Cosmetic Gamification Does Not Motivate Learners

04/11/2024 4:42 PM | Paul Venderley (Administrator)

In an ATD article titled: Beyond Gamification, professor Karl M. Kapp suggested that gamification might not be a solution for building employee engagement. 

“Many gamification efforts focus on cute characters, meaningless point systems, and leaderboards, which only the top 10 people care about,” writes Dr. Kapp. “Unless gamification is part of a larger strategy or a more focused effort, it will not have the success an organization hopes to achieve in terms of employee engagement.”

Jonathan Peters, Ph.D., would agree. He peppered the start of his webinar: “The Four ‘Levels’ of Gamification Implementation in Learning Experiences” with a few game mechanics: the opportunity to collect badges, a chance to win a gamification surveyor certification workshop, and a chance to lose the previous opportunity if you don’t have enough badges.  Then he asked us to think about the experience.  How long would he have been able to motivate us and keep us motivated?

The majority of participants were motivated up until we had earned three badges, which was the threshold for qualifying for the workshop registration. 

If badges and points and leaderboards is all we have when it comes to gamification, he informed us during a Gamification of Learning webinar, “We can expect that we won’t get results over time.  It might make something more interesting, and it feels fun, but what we know from the research is that it doesn’t last over time.”

Badges and points and leaderboards provide a cosmetic level of gamification, Dr. Peters shared. These game mechanics have no impact to the course and are easily ignored once the learners figure out how to game the system.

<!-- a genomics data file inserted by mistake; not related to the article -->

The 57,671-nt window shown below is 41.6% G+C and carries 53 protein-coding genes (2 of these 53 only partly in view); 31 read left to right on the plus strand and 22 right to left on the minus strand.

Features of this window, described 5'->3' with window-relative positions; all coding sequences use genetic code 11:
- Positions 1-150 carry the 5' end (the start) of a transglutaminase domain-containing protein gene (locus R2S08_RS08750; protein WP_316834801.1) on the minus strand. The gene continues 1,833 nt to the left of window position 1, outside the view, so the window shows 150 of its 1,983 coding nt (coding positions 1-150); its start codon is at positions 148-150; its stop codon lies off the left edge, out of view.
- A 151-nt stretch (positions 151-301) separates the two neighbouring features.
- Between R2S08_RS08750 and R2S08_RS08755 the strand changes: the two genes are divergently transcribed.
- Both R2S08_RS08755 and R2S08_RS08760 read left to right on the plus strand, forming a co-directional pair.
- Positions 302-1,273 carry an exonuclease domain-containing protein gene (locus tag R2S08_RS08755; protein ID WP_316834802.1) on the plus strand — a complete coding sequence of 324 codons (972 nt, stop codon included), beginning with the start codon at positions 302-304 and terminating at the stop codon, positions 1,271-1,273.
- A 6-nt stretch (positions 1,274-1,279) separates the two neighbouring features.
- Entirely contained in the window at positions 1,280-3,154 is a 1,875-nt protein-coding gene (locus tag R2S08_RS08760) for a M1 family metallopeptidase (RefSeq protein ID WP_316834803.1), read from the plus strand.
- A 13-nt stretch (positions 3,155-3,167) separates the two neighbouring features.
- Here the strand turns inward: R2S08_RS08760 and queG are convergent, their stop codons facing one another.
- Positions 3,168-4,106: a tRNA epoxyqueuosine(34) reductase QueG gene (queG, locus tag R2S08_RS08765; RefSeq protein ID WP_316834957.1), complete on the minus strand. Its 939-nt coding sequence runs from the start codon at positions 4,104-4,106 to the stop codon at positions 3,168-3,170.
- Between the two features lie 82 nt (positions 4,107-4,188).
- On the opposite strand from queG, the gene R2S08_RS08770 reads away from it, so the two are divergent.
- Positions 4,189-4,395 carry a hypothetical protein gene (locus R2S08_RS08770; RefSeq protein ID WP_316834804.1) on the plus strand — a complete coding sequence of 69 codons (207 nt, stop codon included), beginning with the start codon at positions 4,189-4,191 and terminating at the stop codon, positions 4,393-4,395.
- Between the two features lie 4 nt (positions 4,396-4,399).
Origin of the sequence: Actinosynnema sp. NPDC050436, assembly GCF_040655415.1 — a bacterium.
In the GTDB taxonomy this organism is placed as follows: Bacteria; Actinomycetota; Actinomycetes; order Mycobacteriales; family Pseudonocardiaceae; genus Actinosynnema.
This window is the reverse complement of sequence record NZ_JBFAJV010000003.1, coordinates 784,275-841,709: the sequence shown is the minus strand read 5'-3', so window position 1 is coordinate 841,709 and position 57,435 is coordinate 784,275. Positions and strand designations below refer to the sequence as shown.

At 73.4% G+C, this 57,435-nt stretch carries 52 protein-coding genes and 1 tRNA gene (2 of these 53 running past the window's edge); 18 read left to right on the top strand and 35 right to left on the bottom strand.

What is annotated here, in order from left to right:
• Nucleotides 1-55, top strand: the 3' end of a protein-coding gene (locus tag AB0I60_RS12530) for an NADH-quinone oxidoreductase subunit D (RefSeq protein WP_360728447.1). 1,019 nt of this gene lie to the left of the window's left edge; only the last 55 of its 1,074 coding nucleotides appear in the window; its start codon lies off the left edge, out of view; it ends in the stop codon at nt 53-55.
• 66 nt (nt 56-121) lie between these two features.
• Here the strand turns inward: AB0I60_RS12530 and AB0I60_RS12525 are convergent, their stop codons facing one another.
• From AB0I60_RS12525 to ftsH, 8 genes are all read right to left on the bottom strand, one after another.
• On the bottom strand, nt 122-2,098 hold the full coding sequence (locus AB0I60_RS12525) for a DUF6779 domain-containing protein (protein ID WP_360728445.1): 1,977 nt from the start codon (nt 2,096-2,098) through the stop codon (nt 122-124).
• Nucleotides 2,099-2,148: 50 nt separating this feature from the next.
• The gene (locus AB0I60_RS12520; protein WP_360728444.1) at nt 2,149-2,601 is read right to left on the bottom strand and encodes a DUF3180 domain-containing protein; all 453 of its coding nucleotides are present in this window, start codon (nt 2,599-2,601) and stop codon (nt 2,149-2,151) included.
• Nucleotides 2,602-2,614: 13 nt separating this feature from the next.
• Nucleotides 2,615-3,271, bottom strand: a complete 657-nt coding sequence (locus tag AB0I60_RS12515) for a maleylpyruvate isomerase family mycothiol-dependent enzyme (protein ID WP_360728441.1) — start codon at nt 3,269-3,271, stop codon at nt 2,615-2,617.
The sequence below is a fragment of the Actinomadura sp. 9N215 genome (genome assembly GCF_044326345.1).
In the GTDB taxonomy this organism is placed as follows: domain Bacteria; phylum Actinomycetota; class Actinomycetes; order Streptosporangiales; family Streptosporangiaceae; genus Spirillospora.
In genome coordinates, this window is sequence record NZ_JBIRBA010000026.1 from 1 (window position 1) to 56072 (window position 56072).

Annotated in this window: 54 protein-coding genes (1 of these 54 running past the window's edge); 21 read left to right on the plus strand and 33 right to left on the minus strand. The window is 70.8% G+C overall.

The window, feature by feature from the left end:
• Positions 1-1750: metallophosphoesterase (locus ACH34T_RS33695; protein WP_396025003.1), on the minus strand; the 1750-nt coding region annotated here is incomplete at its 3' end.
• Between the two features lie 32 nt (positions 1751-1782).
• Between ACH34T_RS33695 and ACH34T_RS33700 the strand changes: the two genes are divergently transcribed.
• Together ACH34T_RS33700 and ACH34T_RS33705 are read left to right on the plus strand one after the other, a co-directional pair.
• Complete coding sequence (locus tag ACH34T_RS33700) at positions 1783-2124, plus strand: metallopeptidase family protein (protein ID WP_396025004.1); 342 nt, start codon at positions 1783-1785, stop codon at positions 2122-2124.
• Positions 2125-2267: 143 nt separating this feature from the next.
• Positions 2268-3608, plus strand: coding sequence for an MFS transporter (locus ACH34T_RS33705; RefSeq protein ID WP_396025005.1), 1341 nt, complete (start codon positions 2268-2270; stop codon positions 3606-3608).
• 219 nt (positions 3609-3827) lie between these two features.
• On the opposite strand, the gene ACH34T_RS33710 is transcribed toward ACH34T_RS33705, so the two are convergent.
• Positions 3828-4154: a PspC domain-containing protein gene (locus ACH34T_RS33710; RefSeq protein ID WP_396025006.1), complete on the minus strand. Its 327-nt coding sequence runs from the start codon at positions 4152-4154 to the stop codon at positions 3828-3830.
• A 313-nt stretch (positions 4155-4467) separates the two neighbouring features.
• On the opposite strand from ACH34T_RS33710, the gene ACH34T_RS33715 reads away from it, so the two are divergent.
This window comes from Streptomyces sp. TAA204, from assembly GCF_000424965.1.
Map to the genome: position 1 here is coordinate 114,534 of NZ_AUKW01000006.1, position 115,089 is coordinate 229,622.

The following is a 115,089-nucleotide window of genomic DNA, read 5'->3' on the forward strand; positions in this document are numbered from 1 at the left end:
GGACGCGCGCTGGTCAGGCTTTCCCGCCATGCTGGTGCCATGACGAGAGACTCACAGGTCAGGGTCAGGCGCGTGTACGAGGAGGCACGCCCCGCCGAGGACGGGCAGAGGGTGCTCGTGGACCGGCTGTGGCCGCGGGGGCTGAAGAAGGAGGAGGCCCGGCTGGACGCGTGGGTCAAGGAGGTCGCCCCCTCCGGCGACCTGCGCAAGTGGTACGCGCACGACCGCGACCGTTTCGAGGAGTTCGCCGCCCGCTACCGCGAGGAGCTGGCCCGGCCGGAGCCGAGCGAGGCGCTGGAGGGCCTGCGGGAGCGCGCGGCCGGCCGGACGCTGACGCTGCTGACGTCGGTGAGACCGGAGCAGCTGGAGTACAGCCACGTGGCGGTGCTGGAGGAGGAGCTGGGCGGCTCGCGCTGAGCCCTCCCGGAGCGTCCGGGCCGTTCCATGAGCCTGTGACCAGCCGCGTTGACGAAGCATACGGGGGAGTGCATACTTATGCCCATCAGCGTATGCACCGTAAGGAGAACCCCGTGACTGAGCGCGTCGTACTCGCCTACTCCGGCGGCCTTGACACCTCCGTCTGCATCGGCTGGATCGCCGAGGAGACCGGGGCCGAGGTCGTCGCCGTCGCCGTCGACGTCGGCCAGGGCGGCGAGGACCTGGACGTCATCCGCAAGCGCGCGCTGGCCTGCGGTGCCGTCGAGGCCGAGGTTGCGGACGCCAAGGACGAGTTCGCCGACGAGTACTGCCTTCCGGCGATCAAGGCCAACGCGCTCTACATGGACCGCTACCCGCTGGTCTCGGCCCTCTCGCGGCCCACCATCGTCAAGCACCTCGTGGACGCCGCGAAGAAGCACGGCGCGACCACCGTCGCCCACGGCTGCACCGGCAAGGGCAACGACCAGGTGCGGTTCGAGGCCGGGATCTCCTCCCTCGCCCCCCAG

The higher levels of gamification are:


Helps the learning happen by gamifying an element of learning so people can pass a test.


The game becomes part of the experience.  There is no separation from the material and the gamification elements.


The gamification elements become the “raison d’etre” of learning. 

To reach that immersive level, Dr. Peters shares a 30 point path that incorporates deliberate, purposeful consideration of game mechanics to ensure the resulting product doesn’t feel superficial or meaningless, but rather guides the learners towards achieving a mutual objective.

And of course, they lay out those steps in a game format.

Dr. Peters will walk you through this path during next month’s Gamification Certification workshop.  This program is like no conference or workshop you’ve attended. The Sententia Gamification LIVE Certification is a complete immersion experience designed to leave you creatively inspired and technically masterful.

Learn More About Our Upcoming Workshop:

Gamification Certification: A Learning and Design Adventure Through the Fundamentals of Gamification for Learning

Sponsors and Partners

Powered by Wild Apricot Membership Software